Imagine that you need to update some code behind a button, but you didn’t write the code. What if you could press the to-be-coded button and then see what code was invoked (including methods and arguments), the SQL invoked, and the time it took to execute?

This is what Spring Insight Developer allows you to do, and more.

It’s also free, and it uses AspectJ and AOP to load-time weave your application, you do not have to make any changes to your application code to use it.

Let’s take a look at a simple example of tracing your app, viewing the details, and seeing the code in action.

Continue reading

3 Signs Your Relational Database Must Go

Application and operations teams sometimes reach a point where they must upgrade the database. Whether it’s due to data growth, lack of throughput, too much downtime, the need to share data globally, adding ETLs, or otherwise, it’s never a small project. Since these projects are expensive, any recommendation requires a solid justification.  This article a) characterizes 3 signs where traditional databases hit a wall, b) explains how vFabric SQLFire provides an advantage over traditional databases in each case, and c) should help you make a case for moving towards an in-memory, distributed data grid based on SQL.

For those of us tasked with upgrading (or architecting) the data layer, we all go through similar steps. We build a project plan, make projections and sizing estimates, perform architecture and code reviews, create configuration checklists, provide hardware budgets and plans, talk to vendors about options, and more.  Then, we work to plan the deployment with the least downtime, procure hardware and software, test different data load times, evaluate project risks, develop back-up plans, prepare communications to users about downtime, etc. You know the drill. These projects can take months and consume a fair amount of internal resources or consulting dollars. If you are starting or working on one of these types of projects with a traditional database architecture in mind, are you considering these 3 signs as you consider your options? Continue reading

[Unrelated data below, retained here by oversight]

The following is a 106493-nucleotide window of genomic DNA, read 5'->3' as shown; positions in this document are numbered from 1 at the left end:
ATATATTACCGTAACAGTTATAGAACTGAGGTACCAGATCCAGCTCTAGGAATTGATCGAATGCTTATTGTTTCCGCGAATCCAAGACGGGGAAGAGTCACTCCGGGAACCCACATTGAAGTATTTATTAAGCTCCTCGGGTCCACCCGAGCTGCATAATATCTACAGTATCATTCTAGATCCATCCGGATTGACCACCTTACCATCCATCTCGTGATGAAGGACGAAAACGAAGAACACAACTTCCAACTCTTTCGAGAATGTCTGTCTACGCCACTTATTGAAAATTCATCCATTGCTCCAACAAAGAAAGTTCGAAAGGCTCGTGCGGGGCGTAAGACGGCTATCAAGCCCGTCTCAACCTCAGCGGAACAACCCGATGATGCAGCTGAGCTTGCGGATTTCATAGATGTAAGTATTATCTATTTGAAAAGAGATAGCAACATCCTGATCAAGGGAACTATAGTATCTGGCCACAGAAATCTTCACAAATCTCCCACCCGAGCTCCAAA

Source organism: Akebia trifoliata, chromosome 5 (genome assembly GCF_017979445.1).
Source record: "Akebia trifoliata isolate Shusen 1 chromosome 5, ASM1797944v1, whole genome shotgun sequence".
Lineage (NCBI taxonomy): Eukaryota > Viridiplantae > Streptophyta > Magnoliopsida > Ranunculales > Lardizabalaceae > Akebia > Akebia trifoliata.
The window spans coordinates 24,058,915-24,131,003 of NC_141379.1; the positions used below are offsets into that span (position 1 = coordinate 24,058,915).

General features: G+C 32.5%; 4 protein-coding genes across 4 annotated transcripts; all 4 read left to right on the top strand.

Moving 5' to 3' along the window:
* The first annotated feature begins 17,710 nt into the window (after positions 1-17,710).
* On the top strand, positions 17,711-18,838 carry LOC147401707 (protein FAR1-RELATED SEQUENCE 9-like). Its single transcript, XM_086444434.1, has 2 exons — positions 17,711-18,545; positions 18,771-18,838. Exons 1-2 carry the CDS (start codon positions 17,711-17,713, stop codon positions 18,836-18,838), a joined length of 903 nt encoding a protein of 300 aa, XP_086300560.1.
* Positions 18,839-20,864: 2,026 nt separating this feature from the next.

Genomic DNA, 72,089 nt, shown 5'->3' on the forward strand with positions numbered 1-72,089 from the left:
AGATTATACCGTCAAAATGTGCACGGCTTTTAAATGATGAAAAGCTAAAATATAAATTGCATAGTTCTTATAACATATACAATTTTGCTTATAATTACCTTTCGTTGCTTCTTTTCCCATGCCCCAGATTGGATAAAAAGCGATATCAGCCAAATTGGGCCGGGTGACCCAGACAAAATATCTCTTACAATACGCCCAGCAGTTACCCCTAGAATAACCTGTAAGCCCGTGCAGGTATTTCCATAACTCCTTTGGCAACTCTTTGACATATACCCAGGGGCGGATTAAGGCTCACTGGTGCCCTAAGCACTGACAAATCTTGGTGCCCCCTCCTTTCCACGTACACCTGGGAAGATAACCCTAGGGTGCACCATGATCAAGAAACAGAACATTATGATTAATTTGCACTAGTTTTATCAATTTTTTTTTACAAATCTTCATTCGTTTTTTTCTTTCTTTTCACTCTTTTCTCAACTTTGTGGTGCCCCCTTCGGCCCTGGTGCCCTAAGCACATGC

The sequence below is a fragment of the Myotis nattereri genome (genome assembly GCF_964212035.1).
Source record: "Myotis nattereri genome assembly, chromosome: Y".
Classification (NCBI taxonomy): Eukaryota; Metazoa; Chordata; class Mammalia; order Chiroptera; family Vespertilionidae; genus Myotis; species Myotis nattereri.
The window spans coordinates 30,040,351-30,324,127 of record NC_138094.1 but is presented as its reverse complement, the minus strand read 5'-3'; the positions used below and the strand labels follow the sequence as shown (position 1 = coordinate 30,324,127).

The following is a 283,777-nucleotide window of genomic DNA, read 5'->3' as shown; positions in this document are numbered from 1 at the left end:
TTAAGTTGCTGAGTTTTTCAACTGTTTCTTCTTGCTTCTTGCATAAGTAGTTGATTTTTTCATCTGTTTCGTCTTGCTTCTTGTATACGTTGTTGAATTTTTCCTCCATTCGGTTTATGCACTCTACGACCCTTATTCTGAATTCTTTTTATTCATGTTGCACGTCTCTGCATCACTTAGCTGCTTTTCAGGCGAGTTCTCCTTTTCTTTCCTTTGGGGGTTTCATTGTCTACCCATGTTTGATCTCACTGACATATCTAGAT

Webcast: Big, Fast, Flexible Data with Cloud Delivery

As we’ve previously covered, data growth is quite unbelievable, and this means traditional database models are being stretched. On Tuesday, November 13, 2012 at 9:00 AM PST, VMware’s Joe Russell will be presenting on several topics related to Big, Fast, Flexible Data and how VMWare’s key data management technologies help companies overcome some of the key challenges with traditional RDBMS.

Attend to learn:

  • How Hadoop and new analytics technologies are allowing companies to use Big Data in new ways to gain meaningful business insights
  • What’s new with Project Serengeti, a VMware initiative to help you deploy and manage elastic Hadoop clusters in minutes
  • How Fast Data is bringing data logic in-memory, allowing for dramatic scale, reduced costs, and improved performance
  • How Flexibile Data, includng NoSQL and open source relational data technologies can improve your data model
  • How virtualizing the database layer enables a new Cloud Delivery Model, allowing enterprise IT departments to offer self-service data services elastically on demand, maintain centralized control, and operate within regulatory guidelines